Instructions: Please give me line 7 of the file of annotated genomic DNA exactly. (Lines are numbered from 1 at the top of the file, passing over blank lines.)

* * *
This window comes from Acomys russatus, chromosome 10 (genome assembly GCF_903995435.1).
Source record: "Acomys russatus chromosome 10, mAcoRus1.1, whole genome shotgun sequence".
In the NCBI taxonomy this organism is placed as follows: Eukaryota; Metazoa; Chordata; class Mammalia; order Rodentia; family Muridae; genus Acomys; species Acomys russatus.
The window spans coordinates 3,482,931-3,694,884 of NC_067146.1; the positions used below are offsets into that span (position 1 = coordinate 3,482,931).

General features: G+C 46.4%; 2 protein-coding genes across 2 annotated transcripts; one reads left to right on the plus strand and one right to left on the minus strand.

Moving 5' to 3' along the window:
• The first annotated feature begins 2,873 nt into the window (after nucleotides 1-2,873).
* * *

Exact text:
• The first annotated feature begins 2,873 nt into the window (after nucleotides 1-2,873).